The launch of the Building Bridges Initiative report last week was billed to be a turning point in the national politics.
In essence, the initiative was intended to bring an end to the cyclic violence that marks every election. But the goal seems untenable.
BBI has triggered a new round of political confrontation that clearly shows that the country’s problems are far too deep to be cured through proposals made by a caucus created by two political leaders – President Uhuru Kenyatta and opposition leader Raila Odinga.
President Kenyatta’s public outburst this week as he railed at critics of the BBI is the clearest indication that all is not well.
The President looks so exasperated. But he should have known better. All along, the initiative has attracted support and opposition in equal measure.
Critics, a majority of whom coalesce around Deputy President William Ruto, view it as a political mischief tool intended to block their man from ascending to the presidency.
Supporters, however, perceive it as the panacea to the country’s political ills.
That since President Kenyatta and Mr Odinga shook hands in March last year and entered a political truce, the country has achieved a level of tranquillity and has a promise for the future.
However, the handshake and the BBI mask a bigger problem. The country has not addressed the fundamental questions about ethnicity, electoral fraud, unemployment, insecurity, poor governance, corruption and State capture.
As currently conceived, the BBI report seeks to address the question of exclusion and marginalisation, deepening devolution, fighting corruption and restoring public morality.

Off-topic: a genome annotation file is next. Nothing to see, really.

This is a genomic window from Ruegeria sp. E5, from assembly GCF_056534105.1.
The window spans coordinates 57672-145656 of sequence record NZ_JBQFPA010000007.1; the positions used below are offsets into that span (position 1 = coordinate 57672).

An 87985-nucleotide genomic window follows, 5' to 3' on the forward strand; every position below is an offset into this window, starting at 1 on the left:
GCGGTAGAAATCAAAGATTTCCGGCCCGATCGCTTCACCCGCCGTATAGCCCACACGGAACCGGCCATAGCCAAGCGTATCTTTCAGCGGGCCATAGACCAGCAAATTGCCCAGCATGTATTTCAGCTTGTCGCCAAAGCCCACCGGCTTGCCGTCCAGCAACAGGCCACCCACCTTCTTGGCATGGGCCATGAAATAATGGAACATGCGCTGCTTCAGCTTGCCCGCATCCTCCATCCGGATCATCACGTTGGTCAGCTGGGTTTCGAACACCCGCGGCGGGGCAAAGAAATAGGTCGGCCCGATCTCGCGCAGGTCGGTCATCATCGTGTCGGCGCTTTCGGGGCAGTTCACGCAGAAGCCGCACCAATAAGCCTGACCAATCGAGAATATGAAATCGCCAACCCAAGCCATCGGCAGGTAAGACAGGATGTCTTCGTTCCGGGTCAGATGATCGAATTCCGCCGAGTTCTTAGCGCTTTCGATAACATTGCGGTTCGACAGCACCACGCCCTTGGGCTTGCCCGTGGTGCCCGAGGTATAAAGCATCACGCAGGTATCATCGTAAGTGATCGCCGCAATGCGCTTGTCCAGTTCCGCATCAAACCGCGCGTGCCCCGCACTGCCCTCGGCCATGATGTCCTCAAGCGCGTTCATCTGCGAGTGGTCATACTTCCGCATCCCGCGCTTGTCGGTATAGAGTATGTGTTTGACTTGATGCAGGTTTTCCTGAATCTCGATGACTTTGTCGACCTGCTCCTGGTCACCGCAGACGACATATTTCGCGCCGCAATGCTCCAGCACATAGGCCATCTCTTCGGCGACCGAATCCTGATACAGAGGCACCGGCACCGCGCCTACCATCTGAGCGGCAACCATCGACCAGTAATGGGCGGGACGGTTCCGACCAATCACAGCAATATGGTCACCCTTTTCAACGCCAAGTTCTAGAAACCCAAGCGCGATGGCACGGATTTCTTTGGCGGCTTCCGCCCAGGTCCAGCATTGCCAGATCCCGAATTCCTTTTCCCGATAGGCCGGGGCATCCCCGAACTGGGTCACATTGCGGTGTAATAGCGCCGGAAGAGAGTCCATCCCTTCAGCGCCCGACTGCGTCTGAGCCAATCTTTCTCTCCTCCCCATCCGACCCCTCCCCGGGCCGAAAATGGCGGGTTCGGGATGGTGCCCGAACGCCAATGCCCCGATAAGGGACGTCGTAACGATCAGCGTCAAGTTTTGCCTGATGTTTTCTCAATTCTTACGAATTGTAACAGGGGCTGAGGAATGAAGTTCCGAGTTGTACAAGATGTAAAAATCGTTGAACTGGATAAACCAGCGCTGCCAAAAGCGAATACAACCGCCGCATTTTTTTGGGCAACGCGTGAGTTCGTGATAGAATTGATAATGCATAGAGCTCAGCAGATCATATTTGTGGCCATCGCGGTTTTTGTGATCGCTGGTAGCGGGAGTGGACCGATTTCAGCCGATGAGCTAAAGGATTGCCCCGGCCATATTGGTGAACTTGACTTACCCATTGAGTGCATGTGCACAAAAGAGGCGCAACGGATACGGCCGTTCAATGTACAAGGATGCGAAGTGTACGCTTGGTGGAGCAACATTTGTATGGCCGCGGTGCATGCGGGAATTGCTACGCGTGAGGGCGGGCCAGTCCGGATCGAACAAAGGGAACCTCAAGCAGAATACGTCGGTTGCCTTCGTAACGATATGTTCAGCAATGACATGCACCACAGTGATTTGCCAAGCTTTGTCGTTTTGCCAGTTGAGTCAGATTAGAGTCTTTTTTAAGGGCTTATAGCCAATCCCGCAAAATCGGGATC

Yet these are issues well tackled by the Constitution, which intended to redefine the nation’s socio-economic and political orientation and resolve historical injustices. But that was not to be.
Now President Kenyatta and Mr Odinga have exhorted Kenyans to read the BBI report before making up their minds about it.
Even then, the two are pushing for unquestioned acceptance of the report, which is why they do not countenance divergent views.
But that is the surest way of killing the document. If it is a good report with practical solutions to the country’s woes, then it will be accepted.
But in the circumstance that it has faults, it will equally be rejected. And Kenyans have a right to do that. That is what democracy is all about and which we fought so hard for.
Thus, it behoves President Kenyatta and Mr Odinga to market the document soberly and desist from issuing threats and blanket condemnations of its critics.
Forcing people to accept the proposals unquestioningly would be disastrous.